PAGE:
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Posts tagged with ‘health’ (57)

Geography Word of the Week: Niphablepsia

Posted by Thomas Hall in Nature on Thursday, January 28, 2016

An example of goggles carved from antler or bone which the Inuit use to prevent niphablepsia, more commonly known as snow blindness. (Photo: Julian Idrobo)



A medical term for snow blindness. A more common term you may have heard is photokeratitis.


From the Greek nipha meaning “snow” and ablepsia meaning “blindness.”


Niphablepsia is caused when the sun’s UV rays reflecting off snow burn the cornea. The Inuit developed clever “sunglasses” carved out of bone or antlers that block out most UV rays.

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Interactive map shows global air pollution in realtime

Posted by Sabrina Doyle in Mapping on Monday, January 25, 2016

Plume Labs' World Air Map provides a realtime snapshot of air pollution in major cities around the world.

Air pollution is largely invisible, affects everyone's health, and is mostly out of any single person's control. But tech company Plume Labs wants to empower people to make smarter decisions with its World Air Map, which shows realtime air quality around the world.

The data comes from local monitoring stations in over 150 cities. While these results are already released publicly, the desktop-based World Air Map and companion smartphone app aim to put the information in context and make it more ...

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Mapping calorie consumption by country

Posted by Sabrina Doyle in Mapping on Tuesday, November 10, 2015

How many calories are consumed per capita around the world? (Dorina Andress/Wikimedia Commons)

It’s a sad fact that some countries have too much food while others do not have enough. But how does Canada stack up, compared to the rest of the world?

To learn more about global consumption patterns, addiction treatment provider Recovery Brands looked at how many calories are consumed on average within the 34 member countries of the Organisation for Economic Co-operation and Development.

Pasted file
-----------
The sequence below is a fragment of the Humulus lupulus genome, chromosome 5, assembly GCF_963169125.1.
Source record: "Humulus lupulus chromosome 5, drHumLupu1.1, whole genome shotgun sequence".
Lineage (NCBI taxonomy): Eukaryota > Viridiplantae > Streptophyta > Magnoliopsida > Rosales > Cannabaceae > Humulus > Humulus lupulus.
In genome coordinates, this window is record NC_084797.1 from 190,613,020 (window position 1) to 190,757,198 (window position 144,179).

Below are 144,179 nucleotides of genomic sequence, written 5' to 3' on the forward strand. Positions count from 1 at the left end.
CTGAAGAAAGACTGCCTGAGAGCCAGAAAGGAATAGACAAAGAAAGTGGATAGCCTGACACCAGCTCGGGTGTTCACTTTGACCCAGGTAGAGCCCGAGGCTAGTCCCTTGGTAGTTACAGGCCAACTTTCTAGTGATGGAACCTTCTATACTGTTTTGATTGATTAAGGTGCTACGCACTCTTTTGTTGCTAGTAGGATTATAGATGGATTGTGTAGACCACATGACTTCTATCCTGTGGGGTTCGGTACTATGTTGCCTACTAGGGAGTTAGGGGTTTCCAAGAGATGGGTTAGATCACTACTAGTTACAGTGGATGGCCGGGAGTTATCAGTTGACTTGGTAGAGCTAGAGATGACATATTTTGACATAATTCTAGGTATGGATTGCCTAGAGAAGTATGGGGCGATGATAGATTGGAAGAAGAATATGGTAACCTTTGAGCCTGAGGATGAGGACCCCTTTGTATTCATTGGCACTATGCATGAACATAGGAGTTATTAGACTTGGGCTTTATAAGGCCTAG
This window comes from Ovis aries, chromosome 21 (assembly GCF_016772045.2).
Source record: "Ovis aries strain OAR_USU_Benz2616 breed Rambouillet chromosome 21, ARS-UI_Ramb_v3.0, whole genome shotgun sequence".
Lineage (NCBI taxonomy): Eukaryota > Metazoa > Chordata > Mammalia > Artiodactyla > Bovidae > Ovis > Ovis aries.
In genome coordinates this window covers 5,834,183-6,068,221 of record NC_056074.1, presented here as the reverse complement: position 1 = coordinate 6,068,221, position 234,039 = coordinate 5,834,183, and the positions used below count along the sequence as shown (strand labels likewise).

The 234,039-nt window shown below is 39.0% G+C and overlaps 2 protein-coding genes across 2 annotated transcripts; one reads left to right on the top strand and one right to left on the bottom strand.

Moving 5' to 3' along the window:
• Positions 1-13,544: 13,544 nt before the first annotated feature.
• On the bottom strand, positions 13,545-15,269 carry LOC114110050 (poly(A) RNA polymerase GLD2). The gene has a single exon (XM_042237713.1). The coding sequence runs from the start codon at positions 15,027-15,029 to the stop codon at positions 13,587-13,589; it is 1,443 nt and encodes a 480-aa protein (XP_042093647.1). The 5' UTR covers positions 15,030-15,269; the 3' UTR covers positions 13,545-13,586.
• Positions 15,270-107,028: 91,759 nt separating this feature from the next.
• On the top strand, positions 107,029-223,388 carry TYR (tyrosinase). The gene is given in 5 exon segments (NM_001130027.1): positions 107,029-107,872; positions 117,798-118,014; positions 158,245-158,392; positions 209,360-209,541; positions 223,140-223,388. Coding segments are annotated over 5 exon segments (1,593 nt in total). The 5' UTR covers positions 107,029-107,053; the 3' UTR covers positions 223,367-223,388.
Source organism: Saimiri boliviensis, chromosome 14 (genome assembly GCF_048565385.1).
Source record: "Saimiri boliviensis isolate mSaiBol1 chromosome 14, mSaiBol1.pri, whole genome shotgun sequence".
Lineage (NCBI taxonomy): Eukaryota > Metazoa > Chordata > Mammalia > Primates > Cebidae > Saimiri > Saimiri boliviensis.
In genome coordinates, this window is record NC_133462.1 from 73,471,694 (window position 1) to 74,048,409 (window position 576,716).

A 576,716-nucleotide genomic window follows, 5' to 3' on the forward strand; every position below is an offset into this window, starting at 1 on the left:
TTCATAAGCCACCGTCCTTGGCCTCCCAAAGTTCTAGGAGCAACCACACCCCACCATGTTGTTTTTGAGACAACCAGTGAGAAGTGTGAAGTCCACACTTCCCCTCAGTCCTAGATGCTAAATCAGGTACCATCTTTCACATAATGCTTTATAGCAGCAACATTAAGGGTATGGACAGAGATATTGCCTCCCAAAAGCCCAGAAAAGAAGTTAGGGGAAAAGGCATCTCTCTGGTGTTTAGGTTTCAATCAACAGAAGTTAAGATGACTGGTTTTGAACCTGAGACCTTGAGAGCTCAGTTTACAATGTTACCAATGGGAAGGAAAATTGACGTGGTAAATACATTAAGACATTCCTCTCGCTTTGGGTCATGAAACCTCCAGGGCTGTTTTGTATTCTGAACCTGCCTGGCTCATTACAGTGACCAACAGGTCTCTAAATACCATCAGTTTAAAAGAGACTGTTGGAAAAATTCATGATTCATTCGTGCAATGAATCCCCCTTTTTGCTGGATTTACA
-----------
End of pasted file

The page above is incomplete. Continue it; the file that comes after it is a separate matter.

What they found might make you lose your appetite.

While the United States served up enough daily ...

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Scientists discover jet lag gene in mice

Posted by Siobhan McClelland in Travel on Tuesday, October 15, 2013

(Photo: islandjoe)

Weary travellers may soon have some relief from tiresome jet lag symptoms.

A recent study found that mice that didn’t have a particular gene in the brain were able to adjust to jet lag changes faster than regular mice. The study came out of research examining the circadian clock, a master clock in the brain that synchronizes clock systems throughout the body and controls behaviour.

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Antarctic research could help NASA limit risks to astronaut health

Posted by Sabrina Doyle in The Polar Blog on Saturday, September 21, 2013

Researcher Christian Otto at the South Pole, with the station visible in the distance over his shoulder. (Photo courtesy of Christian Otto)

As Christian Otto knelt on the side of Mount Everest measuring brain pressure, the emergency physician from Kingston, Ont., never guessed the experience would lead him to space research. But when NASA realized it was facing one of the most serious dangers to the health of its astronauts in recent decades, they solicited Otto’s expertise.

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